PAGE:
Turning the nation’s capital into the next Kendall Square

Washington, D.C., is dominated by the federal government and tourism, but Jeff Jamwat, MCP ’19, SM ’19, thinks that is not enough. “We also want people to recognize DC as a tech hub,” says Jamawat, associate director of economic development and innovation in the Golden Triangle Business Improvement District. A nonprofit is launching an innovation district centered along the Pennsylvania Avenue near the White House and George Washington University. “This will diversify the city’s workforce with tech talent and help DC stay competitive,” he says.

Born in Los Angeles, the group grew up in Bangkok, Thailand. “Some kids like sports or music. For me it has always been about buildings, “he says.” The space between them and how they touch the sky. “

After college, the deployment went to DC for a fellowship with the US Environmental Protection Agency’s Smart Growth Program. He then took a job at the Mayers Institute on City Design at the U.S. Conference of Mayors. “It was a privilege to work with the mayors from Alaska to coastal Florida on projects ranging from relocating a train station to changing the waterfront,” says Jamwat.

After four years in that job, the deployment decided that he needed skills that could only be found at MIT. “I recognized how the results of many urban design projects were linked to real estate development,” he says. “But in most schools, the real estate program is taught in business or public policy school. I wanted a program that would be part of the real estate built environment and physical planning with DNA DNA.” On his way to pursuing a dual master’s degree in real estate development and city planning, he wrote a thesis exploring the prospective adaptive-reuse scenario for Amazon’s corporate headquarters in downtown Seattle.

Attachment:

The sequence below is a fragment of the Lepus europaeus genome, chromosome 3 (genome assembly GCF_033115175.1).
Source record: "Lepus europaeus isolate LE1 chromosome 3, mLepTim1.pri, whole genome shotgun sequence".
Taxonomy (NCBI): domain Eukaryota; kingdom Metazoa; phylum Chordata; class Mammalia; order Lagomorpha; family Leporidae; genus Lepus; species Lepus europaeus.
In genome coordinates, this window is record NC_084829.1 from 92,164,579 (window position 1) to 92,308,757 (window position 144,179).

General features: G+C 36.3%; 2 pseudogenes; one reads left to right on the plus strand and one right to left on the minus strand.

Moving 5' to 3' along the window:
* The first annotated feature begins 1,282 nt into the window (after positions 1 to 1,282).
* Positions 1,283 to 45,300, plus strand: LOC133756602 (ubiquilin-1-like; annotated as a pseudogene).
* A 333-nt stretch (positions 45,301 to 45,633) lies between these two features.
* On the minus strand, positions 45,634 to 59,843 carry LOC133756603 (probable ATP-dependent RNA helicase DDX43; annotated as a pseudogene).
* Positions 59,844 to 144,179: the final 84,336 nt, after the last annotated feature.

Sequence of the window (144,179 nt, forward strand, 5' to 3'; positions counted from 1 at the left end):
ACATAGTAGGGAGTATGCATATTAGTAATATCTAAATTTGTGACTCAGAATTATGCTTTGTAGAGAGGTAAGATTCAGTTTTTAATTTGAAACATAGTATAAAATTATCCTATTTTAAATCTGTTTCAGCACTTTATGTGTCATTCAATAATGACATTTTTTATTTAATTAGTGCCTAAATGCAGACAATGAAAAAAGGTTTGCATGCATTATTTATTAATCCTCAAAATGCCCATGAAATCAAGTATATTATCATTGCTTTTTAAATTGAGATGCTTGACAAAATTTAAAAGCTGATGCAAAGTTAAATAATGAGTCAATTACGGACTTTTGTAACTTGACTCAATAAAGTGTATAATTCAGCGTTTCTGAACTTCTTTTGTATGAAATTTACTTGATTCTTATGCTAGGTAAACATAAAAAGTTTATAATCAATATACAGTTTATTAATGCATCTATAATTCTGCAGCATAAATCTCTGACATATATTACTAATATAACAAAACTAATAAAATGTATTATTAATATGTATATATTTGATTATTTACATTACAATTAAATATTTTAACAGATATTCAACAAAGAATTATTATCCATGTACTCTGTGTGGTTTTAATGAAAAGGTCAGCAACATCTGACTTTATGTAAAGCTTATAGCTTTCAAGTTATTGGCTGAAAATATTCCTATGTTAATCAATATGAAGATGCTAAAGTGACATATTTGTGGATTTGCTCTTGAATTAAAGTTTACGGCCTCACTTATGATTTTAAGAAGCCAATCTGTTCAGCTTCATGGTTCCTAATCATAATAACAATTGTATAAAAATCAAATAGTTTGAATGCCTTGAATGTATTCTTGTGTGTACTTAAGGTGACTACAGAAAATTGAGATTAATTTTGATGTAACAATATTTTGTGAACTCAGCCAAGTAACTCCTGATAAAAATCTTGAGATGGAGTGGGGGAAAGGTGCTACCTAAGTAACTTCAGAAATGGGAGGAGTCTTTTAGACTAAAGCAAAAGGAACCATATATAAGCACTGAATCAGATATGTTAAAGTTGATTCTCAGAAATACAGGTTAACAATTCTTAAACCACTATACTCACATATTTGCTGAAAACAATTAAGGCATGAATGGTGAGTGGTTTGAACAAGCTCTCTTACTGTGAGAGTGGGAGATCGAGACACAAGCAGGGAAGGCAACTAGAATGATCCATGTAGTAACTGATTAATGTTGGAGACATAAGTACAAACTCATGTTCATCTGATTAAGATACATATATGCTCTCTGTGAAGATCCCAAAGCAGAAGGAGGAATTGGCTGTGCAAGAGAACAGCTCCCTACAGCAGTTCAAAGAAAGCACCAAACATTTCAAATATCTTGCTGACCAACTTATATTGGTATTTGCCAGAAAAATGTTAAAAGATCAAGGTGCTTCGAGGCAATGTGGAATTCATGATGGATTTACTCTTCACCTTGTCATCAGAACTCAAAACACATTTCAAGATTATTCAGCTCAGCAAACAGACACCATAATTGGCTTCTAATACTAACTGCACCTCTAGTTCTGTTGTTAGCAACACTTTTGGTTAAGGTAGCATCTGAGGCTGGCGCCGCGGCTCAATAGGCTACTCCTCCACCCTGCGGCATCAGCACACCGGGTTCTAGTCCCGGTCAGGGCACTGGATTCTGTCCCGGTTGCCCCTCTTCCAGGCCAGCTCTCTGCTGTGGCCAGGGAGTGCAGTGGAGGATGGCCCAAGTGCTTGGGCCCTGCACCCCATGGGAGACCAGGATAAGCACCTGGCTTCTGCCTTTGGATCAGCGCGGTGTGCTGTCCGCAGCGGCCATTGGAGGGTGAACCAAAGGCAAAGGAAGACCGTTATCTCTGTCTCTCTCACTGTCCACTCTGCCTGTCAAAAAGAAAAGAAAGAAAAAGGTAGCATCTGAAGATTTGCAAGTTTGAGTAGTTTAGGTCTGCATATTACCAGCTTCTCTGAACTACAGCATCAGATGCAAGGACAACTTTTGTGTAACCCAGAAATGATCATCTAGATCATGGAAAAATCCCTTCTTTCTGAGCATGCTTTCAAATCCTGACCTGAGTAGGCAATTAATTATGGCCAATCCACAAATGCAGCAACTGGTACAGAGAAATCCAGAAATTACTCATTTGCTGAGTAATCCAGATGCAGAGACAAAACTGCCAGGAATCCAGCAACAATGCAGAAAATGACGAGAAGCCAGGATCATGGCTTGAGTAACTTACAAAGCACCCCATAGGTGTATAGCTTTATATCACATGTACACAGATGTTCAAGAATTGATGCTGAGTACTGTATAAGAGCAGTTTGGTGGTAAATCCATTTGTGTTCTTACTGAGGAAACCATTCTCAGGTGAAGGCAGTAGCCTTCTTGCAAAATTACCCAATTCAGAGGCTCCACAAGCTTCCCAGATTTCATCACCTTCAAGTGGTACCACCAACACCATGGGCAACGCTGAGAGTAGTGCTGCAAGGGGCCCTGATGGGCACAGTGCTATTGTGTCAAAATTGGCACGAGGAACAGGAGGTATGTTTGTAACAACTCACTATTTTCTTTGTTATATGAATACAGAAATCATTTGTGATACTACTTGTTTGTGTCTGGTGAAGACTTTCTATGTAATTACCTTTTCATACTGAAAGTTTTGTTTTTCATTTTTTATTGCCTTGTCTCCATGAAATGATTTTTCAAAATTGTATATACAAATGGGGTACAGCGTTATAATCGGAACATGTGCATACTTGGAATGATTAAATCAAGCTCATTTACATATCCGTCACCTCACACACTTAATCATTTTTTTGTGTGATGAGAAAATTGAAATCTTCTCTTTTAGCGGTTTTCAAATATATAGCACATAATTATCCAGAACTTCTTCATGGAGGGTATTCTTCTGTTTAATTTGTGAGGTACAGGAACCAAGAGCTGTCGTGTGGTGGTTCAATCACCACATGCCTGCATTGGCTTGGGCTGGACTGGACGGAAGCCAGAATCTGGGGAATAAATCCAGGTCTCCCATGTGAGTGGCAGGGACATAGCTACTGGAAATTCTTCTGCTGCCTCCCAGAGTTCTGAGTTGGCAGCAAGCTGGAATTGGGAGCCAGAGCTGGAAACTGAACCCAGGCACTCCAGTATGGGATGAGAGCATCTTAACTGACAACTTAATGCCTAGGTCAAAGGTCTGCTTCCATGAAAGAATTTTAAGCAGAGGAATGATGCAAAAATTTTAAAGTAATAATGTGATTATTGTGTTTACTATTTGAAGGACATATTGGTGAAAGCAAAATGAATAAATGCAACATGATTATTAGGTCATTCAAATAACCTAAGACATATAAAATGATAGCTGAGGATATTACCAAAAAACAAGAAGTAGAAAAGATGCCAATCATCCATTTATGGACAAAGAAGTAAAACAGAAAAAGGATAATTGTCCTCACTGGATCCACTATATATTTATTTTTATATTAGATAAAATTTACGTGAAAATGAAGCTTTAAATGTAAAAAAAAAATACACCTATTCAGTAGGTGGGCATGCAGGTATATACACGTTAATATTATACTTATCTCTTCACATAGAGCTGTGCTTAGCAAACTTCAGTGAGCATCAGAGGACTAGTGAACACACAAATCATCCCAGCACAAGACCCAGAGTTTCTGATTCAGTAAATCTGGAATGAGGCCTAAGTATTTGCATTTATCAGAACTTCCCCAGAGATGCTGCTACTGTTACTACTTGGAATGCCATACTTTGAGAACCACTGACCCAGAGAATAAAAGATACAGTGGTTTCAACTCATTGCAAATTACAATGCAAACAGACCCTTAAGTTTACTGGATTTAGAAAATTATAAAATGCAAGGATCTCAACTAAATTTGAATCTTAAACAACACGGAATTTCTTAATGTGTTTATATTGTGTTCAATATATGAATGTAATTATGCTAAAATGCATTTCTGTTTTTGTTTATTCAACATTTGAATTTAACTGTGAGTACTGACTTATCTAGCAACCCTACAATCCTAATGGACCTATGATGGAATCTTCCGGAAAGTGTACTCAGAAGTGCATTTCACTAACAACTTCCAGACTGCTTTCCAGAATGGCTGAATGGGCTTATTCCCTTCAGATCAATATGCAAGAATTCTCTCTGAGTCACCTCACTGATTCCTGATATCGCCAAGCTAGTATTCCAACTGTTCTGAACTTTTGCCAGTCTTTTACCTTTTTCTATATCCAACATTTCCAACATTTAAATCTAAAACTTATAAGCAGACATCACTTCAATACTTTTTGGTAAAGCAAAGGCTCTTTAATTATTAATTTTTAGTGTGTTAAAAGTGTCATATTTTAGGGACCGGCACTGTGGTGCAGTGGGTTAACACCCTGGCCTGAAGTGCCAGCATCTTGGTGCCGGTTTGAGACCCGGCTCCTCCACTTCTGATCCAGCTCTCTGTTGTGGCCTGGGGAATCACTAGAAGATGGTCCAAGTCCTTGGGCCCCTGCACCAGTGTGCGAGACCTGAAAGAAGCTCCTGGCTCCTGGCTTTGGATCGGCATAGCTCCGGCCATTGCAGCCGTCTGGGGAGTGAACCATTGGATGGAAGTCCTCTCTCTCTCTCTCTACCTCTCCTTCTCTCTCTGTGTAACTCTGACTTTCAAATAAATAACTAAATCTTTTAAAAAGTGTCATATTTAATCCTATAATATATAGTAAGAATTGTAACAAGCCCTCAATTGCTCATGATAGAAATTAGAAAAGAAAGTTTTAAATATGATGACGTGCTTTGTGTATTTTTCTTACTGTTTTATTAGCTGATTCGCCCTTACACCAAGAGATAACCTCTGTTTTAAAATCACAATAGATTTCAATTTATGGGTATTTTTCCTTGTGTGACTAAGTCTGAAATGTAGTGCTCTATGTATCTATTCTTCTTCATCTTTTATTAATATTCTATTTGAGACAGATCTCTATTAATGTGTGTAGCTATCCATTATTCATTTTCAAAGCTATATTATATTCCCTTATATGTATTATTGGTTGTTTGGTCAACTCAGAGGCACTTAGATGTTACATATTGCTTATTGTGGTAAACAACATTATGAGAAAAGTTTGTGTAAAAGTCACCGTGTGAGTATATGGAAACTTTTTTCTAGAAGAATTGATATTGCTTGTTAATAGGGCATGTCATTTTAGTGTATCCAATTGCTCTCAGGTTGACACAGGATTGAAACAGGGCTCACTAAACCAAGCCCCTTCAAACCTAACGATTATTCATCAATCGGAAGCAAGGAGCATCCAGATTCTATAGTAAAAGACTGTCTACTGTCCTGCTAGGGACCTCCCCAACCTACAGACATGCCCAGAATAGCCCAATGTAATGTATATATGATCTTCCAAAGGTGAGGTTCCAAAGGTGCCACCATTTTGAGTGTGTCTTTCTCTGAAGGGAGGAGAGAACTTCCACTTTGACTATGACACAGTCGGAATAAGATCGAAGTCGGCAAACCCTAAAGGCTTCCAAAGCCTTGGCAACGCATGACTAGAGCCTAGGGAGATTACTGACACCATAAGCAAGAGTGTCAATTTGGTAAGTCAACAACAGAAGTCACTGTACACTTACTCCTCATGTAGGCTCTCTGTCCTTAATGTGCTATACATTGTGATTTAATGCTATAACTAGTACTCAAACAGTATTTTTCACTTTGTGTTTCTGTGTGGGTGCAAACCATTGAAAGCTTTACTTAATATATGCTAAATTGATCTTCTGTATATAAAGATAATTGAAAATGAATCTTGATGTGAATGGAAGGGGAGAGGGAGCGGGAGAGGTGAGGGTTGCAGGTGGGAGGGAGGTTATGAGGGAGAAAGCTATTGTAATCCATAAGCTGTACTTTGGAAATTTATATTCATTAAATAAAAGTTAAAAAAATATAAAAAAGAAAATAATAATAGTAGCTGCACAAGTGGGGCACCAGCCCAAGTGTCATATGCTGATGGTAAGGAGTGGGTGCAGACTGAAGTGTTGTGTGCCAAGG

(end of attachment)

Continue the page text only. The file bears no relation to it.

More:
Amazon continues to play a role in the current job of the deployment; The company’s second U.S. campus is located across the river from DC, providing a friendly competition for the talent it seeks to attract to the Innovation District.

“We are designing this project as the third part of the DC economy,” he says. Here are all the elements to create another Candle Square: Talent Pool, Transit Access, Partnership with the City and Committed University Partners. Physical infrastructure already exists; We just need to adapt them for tech-related uses. We are only at the beginning of this process, and I am a small piece in a much larger puzzle. This job has almost everything I hoped to get after MIT. “

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